Here’s a final example, though I could cite many more. If a conservative organization that opposes the Law of the Sea Treaty identifies Senators who are on the fence regarding their vote on the treaty and urges people to call these Senators and tell them to vote “no,” this too would be deemed candidate-related political activity under the proposed IRS regulation.
The purpose of the proposed regulation is clear — to “get in the face” of President Obama’s political opponents, as candidate Obama exhorted his supporters to do in 2008. The regulation gets in the face of conservative advocacy groups (and, by way of collateral damage, some liberal ones too) by pressuring them to curtail the activities that are most instrumental in carrying their purpose — political (but not candidate-related) advocacy.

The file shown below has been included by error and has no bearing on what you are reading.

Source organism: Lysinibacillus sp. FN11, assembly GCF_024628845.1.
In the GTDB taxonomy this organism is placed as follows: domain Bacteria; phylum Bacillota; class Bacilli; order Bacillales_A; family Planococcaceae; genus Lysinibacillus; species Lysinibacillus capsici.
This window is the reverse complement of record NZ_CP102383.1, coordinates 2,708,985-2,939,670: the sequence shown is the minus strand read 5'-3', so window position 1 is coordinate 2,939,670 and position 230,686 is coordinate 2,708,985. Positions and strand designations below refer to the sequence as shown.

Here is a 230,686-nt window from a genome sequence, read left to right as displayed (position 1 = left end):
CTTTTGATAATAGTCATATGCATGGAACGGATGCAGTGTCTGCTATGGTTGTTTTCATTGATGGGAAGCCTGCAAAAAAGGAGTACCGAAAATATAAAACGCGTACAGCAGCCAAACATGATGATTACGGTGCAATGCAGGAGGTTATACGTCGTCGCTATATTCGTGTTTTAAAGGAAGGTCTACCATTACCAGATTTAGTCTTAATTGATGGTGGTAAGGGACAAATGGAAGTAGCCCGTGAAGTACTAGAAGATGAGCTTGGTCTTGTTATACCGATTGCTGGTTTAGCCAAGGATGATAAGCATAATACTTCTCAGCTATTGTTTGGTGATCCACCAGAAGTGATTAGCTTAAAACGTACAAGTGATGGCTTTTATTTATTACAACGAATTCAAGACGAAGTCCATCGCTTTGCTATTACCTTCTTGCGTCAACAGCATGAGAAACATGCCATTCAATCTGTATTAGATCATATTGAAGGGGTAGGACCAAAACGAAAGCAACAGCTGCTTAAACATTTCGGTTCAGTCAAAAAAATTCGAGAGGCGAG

It also gets in the face of these groups by imposing an enormous paperwork burden. Advocacy groups would have to track and record the costs of their so-called candidate-related political activity and develop a methodology for calculating and reporting the value of voluntary activities spent on such activity.
The paperwork burden would be massive. I understand, however, that the IRS takes the position that the Paperwork Reduction Act doesn’t apply to it. In this instance, of course, imposing the paperwork burden is part of the point of the proposed regulation.
The period for public comment on the IRS’s proposed regulation will close this week. Not to worry, though. The number of comments already filed is approximately 70,000. I’m told that only a proposed regulation of the internet has ever received more public comment.
We urge readers to call and write to Congress — both House and Senate — and demand action to stop the IRS regulation. The number for the U.S. Capitol switchboard is 202-224-3121. The good folks who work the switchboard will put you right through.